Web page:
Ala. Judge Has Holy Request for Hill
Thou shall place a Ten Commandments monument in the Rotunda.
That’s one directive Alabama Supreme Court Chief Justice Roy Moore hopes Congress will follow. He is shopping for a new home for his controversial 5,280-pound statue, removed from the state judicial building in Montgomery three weeks ago under the order of a federal judge.
“By its very action as the elected representatives of the American people, Congress would restore the balance of power between the branches of government and would send a message to federal courts that we, the people, have the final word on our inalienable right to acknowledge God,” Moore said in a statement.
Aides to House and Senate leaders said they have not yet received a formal invitation from the Alabama judge, who made the offer in conjunction with the Foundation for Moral Law.
But John Feehery, a spokesman for Speaker Dennis Hastert (R-Ill.), said, “I’m sure that we would take a look at this proposal.”
Feehery noted that the Speaker and House Majority Leader Tom DeLay (R-Texas) display copies of the Ten Commandments in their offices.
Moore’s spokeswoman, Jessica Atteberry, said copies of Moore’s request were scheduled for delivery to leadership offices Wednesday. Moore was not available for comment.
Moore visited Capitol Hill last week to meet with several House Members, but he did not discuss donating the monument, said Rep. Robert Aderholt (R-Ala.), who organized that meeting.
Aderholt, who is sponsoring a bill to protect public displays of the Ten Commandments, said Moore discussed his refusal to remove the monument from the judicial building, including “the issue of acknowledgement of God and why he felt he had to do what he did and the legal reasoning.”
The Alabama lawmaker has not spoken with Moore since the meeting but said he believes there would be strong support in the House for accepting the large marble statue.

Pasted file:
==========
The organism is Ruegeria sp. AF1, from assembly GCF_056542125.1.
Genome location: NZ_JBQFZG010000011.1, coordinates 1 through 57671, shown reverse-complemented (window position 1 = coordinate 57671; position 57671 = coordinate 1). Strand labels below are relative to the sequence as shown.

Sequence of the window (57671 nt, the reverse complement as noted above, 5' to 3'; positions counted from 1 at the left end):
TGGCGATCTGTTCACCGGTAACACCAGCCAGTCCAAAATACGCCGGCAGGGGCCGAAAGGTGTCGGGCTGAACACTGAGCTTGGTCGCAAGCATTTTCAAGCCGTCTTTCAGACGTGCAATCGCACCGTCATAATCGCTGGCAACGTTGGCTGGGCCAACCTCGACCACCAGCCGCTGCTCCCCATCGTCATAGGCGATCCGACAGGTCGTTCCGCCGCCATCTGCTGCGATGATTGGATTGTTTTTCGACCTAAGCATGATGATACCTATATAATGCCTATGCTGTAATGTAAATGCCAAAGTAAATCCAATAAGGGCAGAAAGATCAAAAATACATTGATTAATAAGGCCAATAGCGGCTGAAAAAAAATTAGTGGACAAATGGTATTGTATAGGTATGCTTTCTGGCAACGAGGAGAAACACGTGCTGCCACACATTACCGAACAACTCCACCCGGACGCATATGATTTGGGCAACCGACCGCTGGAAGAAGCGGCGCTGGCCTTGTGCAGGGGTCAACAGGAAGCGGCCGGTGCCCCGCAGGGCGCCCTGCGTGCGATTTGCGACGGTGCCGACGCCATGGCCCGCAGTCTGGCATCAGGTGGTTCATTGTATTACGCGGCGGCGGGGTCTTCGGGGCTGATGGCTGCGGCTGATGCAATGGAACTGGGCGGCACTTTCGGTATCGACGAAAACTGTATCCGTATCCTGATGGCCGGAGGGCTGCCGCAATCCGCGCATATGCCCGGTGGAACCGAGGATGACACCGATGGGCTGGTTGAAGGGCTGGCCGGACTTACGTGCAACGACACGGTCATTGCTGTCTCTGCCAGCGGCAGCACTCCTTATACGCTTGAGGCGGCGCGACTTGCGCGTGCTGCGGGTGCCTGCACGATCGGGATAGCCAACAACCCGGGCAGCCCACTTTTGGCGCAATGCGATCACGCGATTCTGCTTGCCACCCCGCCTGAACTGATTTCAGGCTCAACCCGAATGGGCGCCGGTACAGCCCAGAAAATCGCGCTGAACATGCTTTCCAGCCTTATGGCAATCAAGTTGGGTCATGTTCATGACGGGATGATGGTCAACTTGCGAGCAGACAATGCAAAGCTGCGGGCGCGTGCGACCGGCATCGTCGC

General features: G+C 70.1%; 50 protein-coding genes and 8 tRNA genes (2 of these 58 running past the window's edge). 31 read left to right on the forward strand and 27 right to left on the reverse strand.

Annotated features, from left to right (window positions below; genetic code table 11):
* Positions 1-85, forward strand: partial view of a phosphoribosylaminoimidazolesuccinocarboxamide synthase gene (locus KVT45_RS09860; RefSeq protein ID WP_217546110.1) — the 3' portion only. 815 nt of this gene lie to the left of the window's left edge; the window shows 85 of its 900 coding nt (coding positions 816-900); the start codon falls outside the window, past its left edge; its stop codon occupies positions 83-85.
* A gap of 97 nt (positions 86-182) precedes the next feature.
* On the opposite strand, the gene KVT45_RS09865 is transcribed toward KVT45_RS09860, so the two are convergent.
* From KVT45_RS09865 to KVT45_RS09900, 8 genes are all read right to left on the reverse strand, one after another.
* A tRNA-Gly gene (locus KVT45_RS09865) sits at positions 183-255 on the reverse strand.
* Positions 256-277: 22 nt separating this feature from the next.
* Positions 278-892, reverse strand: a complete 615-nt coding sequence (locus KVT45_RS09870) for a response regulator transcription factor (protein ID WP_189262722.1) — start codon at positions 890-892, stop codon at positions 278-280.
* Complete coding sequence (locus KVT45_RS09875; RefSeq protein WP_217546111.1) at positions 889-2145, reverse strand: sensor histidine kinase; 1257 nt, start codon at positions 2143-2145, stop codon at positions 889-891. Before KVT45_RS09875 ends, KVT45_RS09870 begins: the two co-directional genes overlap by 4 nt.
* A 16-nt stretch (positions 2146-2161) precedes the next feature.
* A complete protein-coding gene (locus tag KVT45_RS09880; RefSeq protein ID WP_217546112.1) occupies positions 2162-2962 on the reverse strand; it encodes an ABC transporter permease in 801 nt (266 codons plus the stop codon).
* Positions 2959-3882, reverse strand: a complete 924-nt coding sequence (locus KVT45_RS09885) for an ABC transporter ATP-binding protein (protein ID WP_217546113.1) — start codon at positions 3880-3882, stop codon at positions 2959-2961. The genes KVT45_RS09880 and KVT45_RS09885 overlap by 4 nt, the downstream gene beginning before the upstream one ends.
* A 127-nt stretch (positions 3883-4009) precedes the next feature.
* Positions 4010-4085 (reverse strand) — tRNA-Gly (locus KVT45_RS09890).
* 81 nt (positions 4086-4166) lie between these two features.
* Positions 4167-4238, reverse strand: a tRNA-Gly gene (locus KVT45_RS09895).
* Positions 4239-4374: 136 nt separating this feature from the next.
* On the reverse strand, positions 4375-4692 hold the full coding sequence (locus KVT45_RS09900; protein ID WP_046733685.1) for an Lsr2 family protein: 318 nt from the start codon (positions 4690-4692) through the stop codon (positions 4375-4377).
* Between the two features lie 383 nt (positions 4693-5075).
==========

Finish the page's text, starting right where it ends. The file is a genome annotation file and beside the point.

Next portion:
“I don’t think [Members] would have a problem in the world with it,” he said. “You’ve got a lot of Members that find completely unbelievable the situation that happened in Montgomery.”
The Alabama Judicial Inquiry Commission suspended Moore in August for refusing to comply with the federal court order to remove the statue, which Moore had installed in 2001.
Rep. Jo Bonner (R-Ala.), a co-sponsor of the Ten Commandments legislation, has praised Moore’s actions defying the court order, but a spokesman said the lawmaker has not decided if Congress should accept the statue, which has been nicknamed “Roy’s Rock.”
On the other side of the Capitol, Alabama Sen. Richard Shelby (R) is prepared to accept the would-be gift.
“This is a gracious offer and I would hope my colleagues in Congress will join me in welcoming the monument to the Capitol,” he said in a statement. Sen. Jeff Sessions (R) declined to comment through a spokesman.
Rep. Artur Davis (D-Ala.), however, questioned if the federal court order in Alabama would also apply to the Capitol.
“Any of us are free to display any symbol we value in our offices. … The issue in my mind is not the Ten Commandments and whether they should be displayed — it’s whether that runs afoul of the establishment laws,” said Davis, who did not attend the meeting with Moore.
The Architect of the Capitol would likely have jurisdiction over placement of any new monument, said Susan Irby, a spokeswoman for the Senate Rules and Administration Committee. And, Irby added, “There could be several jurisdictions on it.”
A number of committees — including the Rules panel, House Administration Committee, Joint Committee on the Library, House Fine Arts Board and Senate Commission on Art, and the Speaker’s office — govern placement of artwork throughout the Capitol and office buildings and have individual guidelines.
“Ultimately Congress has to give its approval whether or not to accept and where it goes,” said Eva Malecki, an AOC spokeswoman. “There are a lot of overlapping approvals and bodies that are involved in decision making.”
Two of the groups that initiated the Alabama case against Moore differed on whether a similar situation could occur if Congress were to accept the statue.
“If they’re smart they’ll ignore it. It’s only going to spark a lawsuit and more divisiveness,” said Robert Boston, a spokesman for Americans United for Separation of Church and State.
Richard Cohen, general counsel for the Southern Poverty Law Center, suggested that Congress could use the monument in a non-controversial manner.
“It would depend upon Congress’ purpose in displaying it and the purpose of the responsible officials and the effect of the display,” Cohen said. “There are ways in which one can display the Ten Commandments in a historic setting that doesn’t have the purpose or effect of promoting religion.”
However, Cohen added, “I’d be stunned if [Congress] took him up on his offer.”